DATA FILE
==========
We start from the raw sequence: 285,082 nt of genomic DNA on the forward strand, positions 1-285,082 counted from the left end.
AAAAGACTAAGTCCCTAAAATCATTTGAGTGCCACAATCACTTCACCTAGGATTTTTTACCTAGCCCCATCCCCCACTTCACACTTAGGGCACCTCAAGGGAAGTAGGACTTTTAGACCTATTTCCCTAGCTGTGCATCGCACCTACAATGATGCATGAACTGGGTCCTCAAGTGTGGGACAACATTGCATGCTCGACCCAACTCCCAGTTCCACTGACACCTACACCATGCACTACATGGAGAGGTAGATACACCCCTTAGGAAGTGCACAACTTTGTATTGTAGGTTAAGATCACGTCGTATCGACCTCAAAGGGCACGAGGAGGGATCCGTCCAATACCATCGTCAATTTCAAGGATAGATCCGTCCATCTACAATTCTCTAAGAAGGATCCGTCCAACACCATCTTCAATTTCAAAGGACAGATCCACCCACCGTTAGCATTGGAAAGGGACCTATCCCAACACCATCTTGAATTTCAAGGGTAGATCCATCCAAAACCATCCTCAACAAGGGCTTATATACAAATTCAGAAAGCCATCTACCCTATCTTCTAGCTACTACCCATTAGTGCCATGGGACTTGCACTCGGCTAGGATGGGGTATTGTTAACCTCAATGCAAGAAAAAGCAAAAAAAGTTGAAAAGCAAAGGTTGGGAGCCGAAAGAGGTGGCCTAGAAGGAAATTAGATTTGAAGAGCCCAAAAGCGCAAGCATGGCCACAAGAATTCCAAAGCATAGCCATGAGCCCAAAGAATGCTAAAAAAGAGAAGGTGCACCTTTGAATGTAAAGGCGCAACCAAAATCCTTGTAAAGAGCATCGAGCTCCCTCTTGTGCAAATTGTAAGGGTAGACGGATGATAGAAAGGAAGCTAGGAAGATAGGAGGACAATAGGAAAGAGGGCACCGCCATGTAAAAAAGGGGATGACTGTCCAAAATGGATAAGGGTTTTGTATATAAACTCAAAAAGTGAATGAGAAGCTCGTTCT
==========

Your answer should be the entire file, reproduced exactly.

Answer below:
We start from the raw sequence: 285,082 nt of genomic DNA on the forward strand, positions 1-285,082 counted from the left end.
AAAAGACTAAGTCCCTAAAATCATTTGAGTGCCACAATCACTTCACCTAGGATTTTTTACCTAGCCCCATCCCCCACTTCACACTTAGGGCACCTCAAGGGAAGTAGGACTTTTAGACCTATTTCCCTAGCTGTGCATCGCACCTACAATGATGCATGAACTGGGTCCTCAAGTGTGGGACAACATTGCATGCTCGACCCAACTCCCAGTTCCACTGACACCTACACCATGCACTACATGGAGAGGTAGATACACCCCTTAGGAAGTGCACAACTTTGTATTGTAGGTTAAGATCACGTCGTATCGACCTCAAAGGGCACGAGGAGGGATCCGTCCAATACCATCGTCAATTTCAAGGATAGATCCGTCCATCTACAATTCTCTAAGAAGGATCCGTCCAACACCATCTTCAATTTCAAAGGACAGATCCACCCACCGTTAGCATTGGAAAGGGACCTATCCCAACACCATCTTGAATTTCAAGGGTAGATCCATCCAAAACCATCCTCAACAAGGGCTTATATACAAATTCAGAAAGCCATCTACCCTATCTTCTAGCTACTACCCATTAGTGCCATGGGACTTGCACTCGGCTAGGATGGGGTATTGTTAACCTCAATGCAAGAAAAAGCAAAAAAAGTTGAAAAGCAAAGGTTGGGAGCCGAAAGAGGTGGCCTAGAAGGAAATTAGATTTGAAGAGCCCAAAAGCGCAAGCATGGCCACAAGAATTCCAAAGCATAGCCATGAGCCCAAAGAATGCTAAAAAAGAGAAGGTGCACCTTTGAATGTAAAGGCGCAACCAAAATCCTTGTAAAGAGCATCGAGCTCCCTCTTGTGCAAATTGTAAGGGTAGACGGATGATAGAAAGGAAGCTAGGAAGATAGGAGGACAATAGGAAAGAGGGCACCGCCATGTAAAAAAGGGGATGACTGTCCAAAATGGATAAGGGTTTTGTATATAAACTCAAAAAGTGAATGAGAAGCTCGTTCT